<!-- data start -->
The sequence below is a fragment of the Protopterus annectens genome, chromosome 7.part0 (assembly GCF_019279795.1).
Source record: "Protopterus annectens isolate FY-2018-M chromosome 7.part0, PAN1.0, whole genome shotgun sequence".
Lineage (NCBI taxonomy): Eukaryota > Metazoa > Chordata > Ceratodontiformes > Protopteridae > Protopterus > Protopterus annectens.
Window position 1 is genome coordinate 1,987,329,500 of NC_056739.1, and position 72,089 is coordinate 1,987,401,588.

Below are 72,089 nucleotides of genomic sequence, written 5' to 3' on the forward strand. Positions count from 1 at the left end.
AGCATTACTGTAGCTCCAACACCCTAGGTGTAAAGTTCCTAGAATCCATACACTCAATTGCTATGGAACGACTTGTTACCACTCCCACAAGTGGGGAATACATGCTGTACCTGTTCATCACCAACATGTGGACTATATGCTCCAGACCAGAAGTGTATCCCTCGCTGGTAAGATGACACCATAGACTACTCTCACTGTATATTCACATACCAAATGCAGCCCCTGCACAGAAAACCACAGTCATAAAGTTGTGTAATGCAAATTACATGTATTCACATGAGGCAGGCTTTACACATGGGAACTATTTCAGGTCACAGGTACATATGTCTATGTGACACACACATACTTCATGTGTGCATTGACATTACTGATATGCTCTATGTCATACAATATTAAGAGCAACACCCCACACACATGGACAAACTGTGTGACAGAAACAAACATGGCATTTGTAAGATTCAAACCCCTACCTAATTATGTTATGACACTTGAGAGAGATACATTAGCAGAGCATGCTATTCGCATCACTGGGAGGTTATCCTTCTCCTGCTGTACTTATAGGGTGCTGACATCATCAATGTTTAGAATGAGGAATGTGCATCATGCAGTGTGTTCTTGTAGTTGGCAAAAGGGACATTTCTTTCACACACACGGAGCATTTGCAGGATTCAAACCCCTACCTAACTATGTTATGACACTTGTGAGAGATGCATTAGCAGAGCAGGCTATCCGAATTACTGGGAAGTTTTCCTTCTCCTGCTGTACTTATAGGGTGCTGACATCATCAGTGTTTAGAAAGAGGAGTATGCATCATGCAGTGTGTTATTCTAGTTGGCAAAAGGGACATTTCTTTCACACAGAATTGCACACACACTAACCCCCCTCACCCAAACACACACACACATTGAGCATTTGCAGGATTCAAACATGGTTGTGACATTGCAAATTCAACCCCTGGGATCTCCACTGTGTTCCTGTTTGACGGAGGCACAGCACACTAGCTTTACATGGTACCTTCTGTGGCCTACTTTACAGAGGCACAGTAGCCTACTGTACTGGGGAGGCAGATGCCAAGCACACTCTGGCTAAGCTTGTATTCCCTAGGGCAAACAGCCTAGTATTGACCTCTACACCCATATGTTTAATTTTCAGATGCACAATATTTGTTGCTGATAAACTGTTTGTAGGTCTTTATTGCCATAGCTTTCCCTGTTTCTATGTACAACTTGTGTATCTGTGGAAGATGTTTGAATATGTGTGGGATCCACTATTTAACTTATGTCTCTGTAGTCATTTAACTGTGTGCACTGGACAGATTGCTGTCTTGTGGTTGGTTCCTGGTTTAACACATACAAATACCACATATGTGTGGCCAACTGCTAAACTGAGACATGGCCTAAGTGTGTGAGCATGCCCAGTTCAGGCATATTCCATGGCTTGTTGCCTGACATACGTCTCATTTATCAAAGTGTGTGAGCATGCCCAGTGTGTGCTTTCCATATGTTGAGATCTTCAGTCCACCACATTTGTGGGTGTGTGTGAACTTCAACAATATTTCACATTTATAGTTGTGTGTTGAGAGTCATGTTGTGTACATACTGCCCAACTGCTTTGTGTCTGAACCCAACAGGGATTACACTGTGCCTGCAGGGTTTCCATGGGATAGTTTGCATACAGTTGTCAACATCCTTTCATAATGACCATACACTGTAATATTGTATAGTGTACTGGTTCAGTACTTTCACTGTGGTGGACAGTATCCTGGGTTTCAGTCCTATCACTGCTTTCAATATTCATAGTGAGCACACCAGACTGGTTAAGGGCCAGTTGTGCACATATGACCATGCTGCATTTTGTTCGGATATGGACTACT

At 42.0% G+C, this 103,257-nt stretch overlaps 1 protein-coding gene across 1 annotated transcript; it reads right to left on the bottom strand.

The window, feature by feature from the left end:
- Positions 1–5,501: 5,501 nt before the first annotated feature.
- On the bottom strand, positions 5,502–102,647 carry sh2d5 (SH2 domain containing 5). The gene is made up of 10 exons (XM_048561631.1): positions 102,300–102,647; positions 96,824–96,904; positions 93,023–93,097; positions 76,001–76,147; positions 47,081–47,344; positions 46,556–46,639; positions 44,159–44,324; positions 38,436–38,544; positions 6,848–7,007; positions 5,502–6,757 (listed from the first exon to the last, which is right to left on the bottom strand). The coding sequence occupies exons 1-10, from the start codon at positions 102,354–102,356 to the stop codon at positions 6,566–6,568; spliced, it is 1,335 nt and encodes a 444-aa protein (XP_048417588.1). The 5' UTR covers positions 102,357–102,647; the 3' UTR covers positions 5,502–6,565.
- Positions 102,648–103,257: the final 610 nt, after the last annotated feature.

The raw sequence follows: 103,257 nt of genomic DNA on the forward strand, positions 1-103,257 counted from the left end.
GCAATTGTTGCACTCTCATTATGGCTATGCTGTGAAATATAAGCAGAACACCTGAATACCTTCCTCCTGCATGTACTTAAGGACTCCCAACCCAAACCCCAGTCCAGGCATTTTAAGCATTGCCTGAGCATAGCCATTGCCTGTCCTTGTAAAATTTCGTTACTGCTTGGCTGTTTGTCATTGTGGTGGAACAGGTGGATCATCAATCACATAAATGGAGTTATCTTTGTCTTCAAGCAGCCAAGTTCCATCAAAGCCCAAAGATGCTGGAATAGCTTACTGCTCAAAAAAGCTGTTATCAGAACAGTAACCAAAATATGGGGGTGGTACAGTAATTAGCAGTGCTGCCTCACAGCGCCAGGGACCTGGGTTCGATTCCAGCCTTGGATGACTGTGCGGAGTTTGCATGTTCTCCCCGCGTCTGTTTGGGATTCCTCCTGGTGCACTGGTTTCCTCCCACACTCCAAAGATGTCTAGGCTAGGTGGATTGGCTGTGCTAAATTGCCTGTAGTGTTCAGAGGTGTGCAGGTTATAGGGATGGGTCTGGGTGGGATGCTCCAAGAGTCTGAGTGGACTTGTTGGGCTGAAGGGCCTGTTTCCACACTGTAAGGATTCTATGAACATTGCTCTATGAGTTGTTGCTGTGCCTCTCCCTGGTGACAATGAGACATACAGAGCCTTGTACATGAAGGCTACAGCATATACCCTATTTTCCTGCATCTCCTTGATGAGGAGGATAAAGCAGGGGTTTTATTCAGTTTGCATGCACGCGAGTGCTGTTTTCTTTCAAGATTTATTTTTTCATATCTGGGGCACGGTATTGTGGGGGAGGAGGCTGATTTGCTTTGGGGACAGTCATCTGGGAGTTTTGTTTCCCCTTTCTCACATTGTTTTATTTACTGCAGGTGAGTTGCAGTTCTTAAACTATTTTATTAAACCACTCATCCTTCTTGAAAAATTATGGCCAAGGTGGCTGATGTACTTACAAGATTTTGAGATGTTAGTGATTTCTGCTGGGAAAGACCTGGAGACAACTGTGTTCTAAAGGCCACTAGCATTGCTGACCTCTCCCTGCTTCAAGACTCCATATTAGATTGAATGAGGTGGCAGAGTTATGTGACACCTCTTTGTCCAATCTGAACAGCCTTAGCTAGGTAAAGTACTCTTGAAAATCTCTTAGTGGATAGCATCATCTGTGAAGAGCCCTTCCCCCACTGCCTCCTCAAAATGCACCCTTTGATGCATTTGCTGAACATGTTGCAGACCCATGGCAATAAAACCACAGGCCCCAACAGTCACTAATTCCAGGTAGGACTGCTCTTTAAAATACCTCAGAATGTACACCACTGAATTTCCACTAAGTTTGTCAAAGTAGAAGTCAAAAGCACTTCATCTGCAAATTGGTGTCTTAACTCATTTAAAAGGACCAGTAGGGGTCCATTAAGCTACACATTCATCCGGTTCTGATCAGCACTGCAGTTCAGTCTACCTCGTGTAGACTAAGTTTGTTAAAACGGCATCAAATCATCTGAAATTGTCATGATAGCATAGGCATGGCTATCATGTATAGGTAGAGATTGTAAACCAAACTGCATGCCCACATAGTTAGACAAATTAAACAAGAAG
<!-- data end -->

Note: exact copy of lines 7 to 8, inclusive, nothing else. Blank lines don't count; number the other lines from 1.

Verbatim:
At 42.0% G+C, this 103,257-nt stretch overlaps 1 protein-coding gene across 1 annotated transcript; it reads right to left on the bottom strand.

The window, feature by feature from the left end: